i love this house. As Ross pointed out, the railing and finishes seem very 30s, and the kitchen is a bit of a surprise. It’s definitely from the 1950s – even the lighting fits in with that whole Daniel Boone schtick that people loved back then. Think of Lucy’s house she moved to in CT during the last years of the “I Love Lucy” show. All the windows in kitchen area are metal casements, which were bigger in the 30s than in the 50s, so I’m not sure it was expanded in the 50s.

    This would be a perfect place to kick back and enjoy the quiet life. Hamlet is a nice little town – my dad practiced medicine there back in the 90s. We lived a few towns over just across the state line in SC. You all might remember that other Hamlet house posted some time ago on OHD. The big Greek revival on Minturn. https://minturnhouse.com/tag/hamlet-nc/

  7. TGrantTGrant says: 1184 comments
    OHD Supporter

    New Orleans, LA

    Love, love, love this house. The bathrooms, the layout, the traditional design with slight art deco/streamline moderne touches! And that fabulous 1950’s kitchen with its original turkey red formica! This house was probably built with a service kitchen for a cook and maid. But by the 1950’s middle class surge, wives were making do without a cook. That’s my suggestion for the kitchen reno motivation.

  8. Daughter of GeorgeDaughter of George says: 1059 comments
    OHD Supporter

    1905 Neoclassic & 1937 Deco

    Well, I have a new favorite. I love this house! It’s very pretty in general, but I am gobsmacked by the living room with the cartouche over the mantel, and oh, those French doors! It’s sophisticated and refined, but looks totally livable. So many 1930s-40s homes make me think of old movie sets with that “swank life” vibe, in that regard.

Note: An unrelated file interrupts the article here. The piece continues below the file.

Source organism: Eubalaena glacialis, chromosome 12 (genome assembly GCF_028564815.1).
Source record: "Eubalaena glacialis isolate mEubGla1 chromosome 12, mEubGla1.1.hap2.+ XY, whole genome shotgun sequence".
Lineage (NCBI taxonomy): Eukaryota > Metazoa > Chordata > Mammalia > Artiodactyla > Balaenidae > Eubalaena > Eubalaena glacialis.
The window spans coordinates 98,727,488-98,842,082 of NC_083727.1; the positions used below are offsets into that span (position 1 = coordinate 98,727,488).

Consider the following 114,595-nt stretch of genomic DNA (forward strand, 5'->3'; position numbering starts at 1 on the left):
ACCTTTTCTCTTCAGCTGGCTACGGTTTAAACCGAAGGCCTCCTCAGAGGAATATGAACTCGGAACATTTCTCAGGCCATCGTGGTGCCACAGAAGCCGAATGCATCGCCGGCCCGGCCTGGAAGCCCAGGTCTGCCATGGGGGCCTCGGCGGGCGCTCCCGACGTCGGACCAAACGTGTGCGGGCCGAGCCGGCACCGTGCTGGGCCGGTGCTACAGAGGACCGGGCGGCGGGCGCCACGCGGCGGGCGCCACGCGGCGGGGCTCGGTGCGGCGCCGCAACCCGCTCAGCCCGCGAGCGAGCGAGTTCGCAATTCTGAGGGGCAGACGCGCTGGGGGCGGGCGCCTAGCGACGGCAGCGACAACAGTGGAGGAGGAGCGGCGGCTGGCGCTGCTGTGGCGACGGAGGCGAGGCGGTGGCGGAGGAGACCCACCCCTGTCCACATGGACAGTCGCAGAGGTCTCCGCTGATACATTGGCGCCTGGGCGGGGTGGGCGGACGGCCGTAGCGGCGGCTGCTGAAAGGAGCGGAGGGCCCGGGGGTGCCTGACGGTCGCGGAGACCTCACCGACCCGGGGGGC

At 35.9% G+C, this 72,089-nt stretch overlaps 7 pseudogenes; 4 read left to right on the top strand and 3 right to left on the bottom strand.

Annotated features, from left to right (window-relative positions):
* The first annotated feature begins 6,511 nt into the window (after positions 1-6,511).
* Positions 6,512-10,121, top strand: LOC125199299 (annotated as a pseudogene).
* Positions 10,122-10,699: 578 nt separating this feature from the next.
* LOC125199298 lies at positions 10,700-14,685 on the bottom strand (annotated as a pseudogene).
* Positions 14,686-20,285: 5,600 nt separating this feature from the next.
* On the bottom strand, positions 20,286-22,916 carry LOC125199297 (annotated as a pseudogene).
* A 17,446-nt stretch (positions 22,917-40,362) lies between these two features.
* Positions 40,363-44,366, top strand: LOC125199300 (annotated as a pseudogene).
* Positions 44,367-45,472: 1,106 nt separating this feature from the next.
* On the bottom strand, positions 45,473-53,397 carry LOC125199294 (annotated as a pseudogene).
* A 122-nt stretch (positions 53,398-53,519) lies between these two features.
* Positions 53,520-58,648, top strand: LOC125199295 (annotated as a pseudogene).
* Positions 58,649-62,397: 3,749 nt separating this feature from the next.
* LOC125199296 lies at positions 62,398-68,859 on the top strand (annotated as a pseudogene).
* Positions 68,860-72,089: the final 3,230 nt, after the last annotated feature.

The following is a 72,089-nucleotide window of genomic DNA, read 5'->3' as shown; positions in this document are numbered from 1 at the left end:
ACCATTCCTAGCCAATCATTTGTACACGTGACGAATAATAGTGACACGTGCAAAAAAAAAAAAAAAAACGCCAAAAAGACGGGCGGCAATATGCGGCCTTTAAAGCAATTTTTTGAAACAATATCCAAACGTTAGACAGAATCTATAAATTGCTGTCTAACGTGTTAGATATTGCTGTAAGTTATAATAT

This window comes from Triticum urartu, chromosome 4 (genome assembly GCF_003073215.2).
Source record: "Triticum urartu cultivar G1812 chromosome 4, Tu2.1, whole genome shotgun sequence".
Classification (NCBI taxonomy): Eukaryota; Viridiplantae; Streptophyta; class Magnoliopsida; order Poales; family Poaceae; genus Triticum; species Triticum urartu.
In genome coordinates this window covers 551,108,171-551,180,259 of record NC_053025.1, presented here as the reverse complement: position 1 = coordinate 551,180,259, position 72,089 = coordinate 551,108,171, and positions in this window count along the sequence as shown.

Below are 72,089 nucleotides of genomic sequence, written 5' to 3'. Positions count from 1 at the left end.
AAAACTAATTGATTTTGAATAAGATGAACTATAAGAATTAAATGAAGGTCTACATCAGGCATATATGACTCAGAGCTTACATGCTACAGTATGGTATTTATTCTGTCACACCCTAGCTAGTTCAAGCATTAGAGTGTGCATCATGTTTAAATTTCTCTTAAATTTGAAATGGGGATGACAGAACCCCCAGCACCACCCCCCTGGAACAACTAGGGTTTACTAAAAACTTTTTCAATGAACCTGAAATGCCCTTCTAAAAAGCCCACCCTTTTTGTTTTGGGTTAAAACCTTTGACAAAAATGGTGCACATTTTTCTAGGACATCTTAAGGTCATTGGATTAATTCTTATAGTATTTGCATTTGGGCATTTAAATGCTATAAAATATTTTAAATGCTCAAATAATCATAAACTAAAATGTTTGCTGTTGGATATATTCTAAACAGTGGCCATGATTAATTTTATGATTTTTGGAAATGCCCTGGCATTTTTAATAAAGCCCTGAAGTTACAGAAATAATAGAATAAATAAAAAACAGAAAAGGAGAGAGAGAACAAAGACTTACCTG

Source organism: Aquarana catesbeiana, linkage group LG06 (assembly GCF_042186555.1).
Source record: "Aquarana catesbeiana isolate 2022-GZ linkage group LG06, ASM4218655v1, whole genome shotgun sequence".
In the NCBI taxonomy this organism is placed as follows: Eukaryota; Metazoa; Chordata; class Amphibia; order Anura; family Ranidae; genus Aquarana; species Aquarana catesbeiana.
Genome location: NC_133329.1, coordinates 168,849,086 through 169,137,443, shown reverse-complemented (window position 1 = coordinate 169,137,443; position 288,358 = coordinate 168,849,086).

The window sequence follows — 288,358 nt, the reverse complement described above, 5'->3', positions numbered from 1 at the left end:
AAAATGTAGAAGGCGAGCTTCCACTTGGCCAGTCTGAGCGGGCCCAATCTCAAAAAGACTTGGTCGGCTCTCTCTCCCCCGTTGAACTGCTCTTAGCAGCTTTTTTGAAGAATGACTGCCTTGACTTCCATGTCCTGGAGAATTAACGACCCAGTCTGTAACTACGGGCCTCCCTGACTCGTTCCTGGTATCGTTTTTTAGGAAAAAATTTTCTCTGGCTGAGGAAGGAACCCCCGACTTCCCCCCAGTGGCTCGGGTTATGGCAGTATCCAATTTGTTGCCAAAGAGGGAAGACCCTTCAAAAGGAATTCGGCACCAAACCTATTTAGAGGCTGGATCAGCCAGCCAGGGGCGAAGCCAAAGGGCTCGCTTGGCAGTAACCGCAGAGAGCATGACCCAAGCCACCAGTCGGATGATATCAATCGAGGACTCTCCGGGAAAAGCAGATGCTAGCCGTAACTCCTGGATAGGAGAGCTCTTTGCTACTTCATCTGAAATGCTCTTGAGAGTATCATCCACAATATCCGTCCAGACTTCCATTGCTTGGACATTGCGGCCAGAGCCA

9. JRichardJRichard says: 173 comments
    1763 center-chimney cape
    Biddeford, ME

    Can that be a slate roof? It sure looks it in the first few photos.

    • Michael Mackin says: 3583 comments

      Looks like it even more in the street view! So many things on this house I love, especially the size of the kitchen.

  10. RobynMeRobynMe says: 110 comments
    1907 George F. Barber
    Hamlet, NC

    Does anyone live nearby? This town seems to have a few homes that might be worth the trip down, but with seasonal travel prices, I’d prefer to have a local swing by before investing the time/$ coming down from eastern MA. 😛

  11. thada says: 35 comments

    This house is lovely–the word “gracious” comes to mind. That rose carpet is running rampant! I’d guess the kitchen is circa 1955-60 (is that metal edging on the formica?) but I’m not as enamored with it as the rest of you. Great house, though.

  12. abevy says: 298 comments

    Yes, I am a fan of the kitchen. Some “spit and polish” and it would be lovely and fit in with the house. I would want the bedroom with the wood on the walls and bookcase. Lots of nice things in this house.

Comment Here

To keep comments a friendly place for each other, owners and agents, comments that do not add value to the conversation in a positive manner will not be approved. Keep topics to the home, history, local attractions or general history/house talk.

Commenting means you've read and will abide by the comment rules.
Click here to read the comment rules, updated 1/12/20.

OHD does not represent this home. Price, status and other details must be independently verified. Do not contact the agent unless you are interested in the property.